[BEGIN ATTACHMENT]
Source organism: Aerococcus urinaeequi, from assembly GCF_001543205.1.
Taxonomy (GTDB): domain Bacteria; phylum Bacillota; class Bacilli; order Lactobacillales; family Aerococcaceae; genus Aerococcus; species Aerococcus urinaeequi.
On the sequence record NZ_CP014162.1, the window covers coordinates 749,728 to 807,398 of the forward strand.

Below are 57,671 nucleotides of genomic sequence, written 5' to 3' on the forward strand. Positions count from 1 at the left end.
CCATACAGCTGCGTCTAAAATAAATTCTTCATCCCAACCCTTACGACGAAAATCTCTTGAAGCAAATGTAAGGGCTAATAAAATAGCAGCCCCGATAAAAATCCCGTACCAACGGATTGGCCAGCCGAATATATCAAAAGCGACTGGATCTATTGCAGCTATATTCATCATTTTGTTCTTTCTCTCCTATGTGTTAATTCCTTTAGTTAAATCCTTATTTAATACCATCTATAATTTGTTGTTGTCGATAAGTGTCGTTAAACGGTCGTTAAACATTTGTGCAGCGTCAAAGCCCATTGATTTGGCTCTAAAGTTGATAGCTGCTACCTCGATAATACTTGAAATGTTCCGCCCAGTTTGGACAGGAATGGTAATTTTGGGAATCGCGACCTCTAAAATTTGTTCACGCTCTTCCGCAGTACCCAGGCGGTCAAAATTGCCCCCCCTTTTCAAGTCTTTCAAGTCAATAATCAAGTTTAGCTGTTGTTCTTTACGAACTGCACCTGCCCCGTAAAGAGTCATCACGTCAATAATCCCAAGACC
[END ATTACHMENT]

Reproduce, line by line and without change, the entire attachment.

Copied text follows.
Source organism: Aerococcus urinaeequi, from assembly GCF_001543205.1.
Taxonomy (GTDB): domain Bacteria; phylum Bacillota; class Bacilli; order Lactobacillales; family Aerococcaceae; genus Aerococcus; species Aerococcus urinaeequi.
On the sequence record NZ_CP014162.1, the window covers coordinates 749,728 to 807,398 of the forward strand.

Below are 57,671 nucleotides of genomic sequence, written 5' to 3' on the forward strand. Positions count from 1 at the left end.
CCATACAGCTGCGTCTAAAATAAATTCTTCATCCCAACCCTTACGACGAAAATCTCTTGAAGCAAATGTAAGGGCTAATAAAATAGCAGCCCCGATAAAAATCCCGTACCAACGGATTGGCCAGCCGAATATATCAAAAGCGACTGGATCTATTGCAGCTATATTCATCATTTTGTTCTTTCTCTCCTATGTGTTAATTCCTTTAGTTAAATCCTTATTTAATACCATCTATAATTTGTTGTTGTCGATAAGTGTCGTTAAACGGTCGTTAAACATTTGTGCAGCGTCAAAGCCCATTGATTTGGCTCTAAAGTTGATAGCTGCTACCTCGATAATACTTGAAATGTTCCGCCCAGTTTGGACAGGAATGGTAATTTTGGGAATCGCGACCTCTAAAATTTGTTCACGCTCTTCCGCAGTACCCAGGCGGTCAAAATTGCCCCCCCTTTTCAAGTCTTTCAAGTCAATAATCAAGTTTAGCTGTTGTTCTTTACGAACTGCACCTGCCCCGTAAAGAGTCATCACGTCAATAATCCCAAGACC